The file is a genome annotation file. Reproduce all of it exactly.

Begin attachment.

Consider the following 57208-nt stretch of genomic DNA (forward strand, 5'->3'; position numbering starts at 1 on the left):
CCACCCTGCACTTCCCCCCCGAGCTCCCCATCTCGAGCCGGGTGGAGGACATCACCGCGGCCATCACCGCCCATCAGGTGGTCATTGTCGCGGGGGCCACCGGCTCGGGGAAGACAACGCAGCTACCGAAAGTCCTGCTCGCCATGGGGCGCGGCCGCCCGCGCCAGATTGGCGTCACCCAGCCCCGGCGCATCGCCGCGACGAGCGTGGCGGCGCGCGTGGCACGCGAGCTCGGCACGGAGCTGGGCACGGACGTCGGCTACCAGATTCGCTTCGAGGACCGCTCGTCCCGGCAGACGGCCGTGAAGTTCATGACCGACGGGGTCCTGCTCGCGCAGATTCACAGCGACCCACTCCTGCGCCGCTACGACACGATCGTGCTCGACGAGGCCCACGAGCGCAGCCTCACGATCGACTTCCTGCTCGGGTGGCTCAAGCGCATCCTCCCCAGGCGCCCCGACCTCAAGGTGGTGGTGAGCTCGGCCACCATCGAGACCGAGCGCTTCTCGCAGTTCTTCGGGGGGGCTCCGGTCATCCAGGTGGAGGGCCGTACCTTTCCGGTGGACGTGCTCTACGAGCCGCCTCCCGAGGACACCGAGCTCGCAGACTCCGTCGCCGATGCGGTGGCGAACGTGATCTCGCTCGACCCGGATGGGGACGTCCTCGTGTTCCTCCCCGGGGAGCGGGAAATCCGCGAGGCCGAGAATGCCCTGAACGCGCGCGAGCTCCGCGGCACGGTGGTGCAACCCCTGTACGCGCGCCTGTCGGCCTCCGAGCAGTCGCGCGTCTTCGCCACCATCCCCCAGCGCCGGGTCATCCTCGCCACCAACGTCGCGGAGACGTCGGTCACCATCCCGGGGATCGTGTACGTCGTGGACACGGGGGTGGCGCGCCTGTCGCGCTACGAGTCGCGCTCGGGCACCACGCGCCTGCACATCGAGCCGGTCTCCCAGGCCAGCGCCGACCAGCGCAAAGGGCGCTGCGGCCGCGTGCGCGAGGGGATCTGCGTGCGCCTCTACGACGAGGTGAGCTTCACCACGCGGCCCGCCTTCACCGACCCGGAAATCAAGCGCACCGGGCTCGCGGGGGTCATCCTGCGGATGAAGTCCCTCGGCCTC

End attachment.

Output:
Consider the following 57208-nt stretch of genomic DNA (forward strand, 5'->3'; position numbering starts at 1 on the left):
CCACCCTGCACTTCCCCCCCGAGCTCCCCATCTCGAGCCGGGTGGAGGACATCACCGCGGCCATCACCGCCCATCAGGTGGTCATTGTCGCGGGGGCCACCGGCTCGGGGAAGACAACGCAGCTACCGAAAGTCCTGCTCGCCATGGGGCGCGGCCGCCCGCGCCAGATTGGCGTCACCCAGCCCCGGCGCATCGCCGCGACGAGCGTGGCGGCGCGCGTGGCACGCGAGCTCGGCACGGAGCTGGGCACGGACGTCGGCTACCAGATTCGCTTCGAGGACCGCTCGTCCCGGCAGACGGCCGTGAAGTTCATGACCGACGGGGTCCTGCTCGCGCAGATTCACAGCGACCCACTCCTGCGCCGCTACGACACGATCGTGCTCGACGAGGCCCACGAGCGCAGCCTCACGATCGACTTCCTGCTCGGGTGGCTCAAGCGCATCCTCCCCAGGCGCCCCGACCTCAAGGTGGTGGTGAGCTCGGCCACCATCGAGACCGAGCGCTTCTCGCAGTTCTTCGGGGGGGCTCCGGTCATCCAGGTGGAGGGCCGTACCTTTCCGGTGGACGTGCTCTACGAGCCGCCTCCCGAGGACACCGAGCTCGCAGACTCCGTCGCCGATGCGGTGGCGAACGTGATCTCGCTCGACCCGGATGGGGACGTCCTCGTGTTCCTCCCCGGGGAGCGGGAAATCCGCGAGGCCGAGAATGCCCTGAACGCGCGCGAGCTCCGCGGCACGGTGGTGCAACCCCTGTACGCGCGCCTGTCGGCCTCCGAGCAGTCGCGCGTCTTCGCCACCATCCCCCAGCGCCGGGTCATCCTCGCCACCAACGTCGCGGAGACGTCGGTCACCATCCCGGGGATCGTGTACGTCGTGGACACGGGGGTGGCGCGCCTGTCGCGCTACGAGTCGCGCTCGGGCACCACGCGCCTGCACATCGAGCCGGTCTCCCAGGCCAGCGCCGACCAGCGCAAAGGGCGCTGCGGCCGCGTGCGCGAGGGGATCTGCGTGCGCCTCTACGACGAGGTGAGCTTCACCACGCGGCCCGCCTTCACCGACCCGGAAATCAAGCGCACCGGGCTCGCGGGGGTCATCCTGCGGATGAAGTCCCTCGGCCTC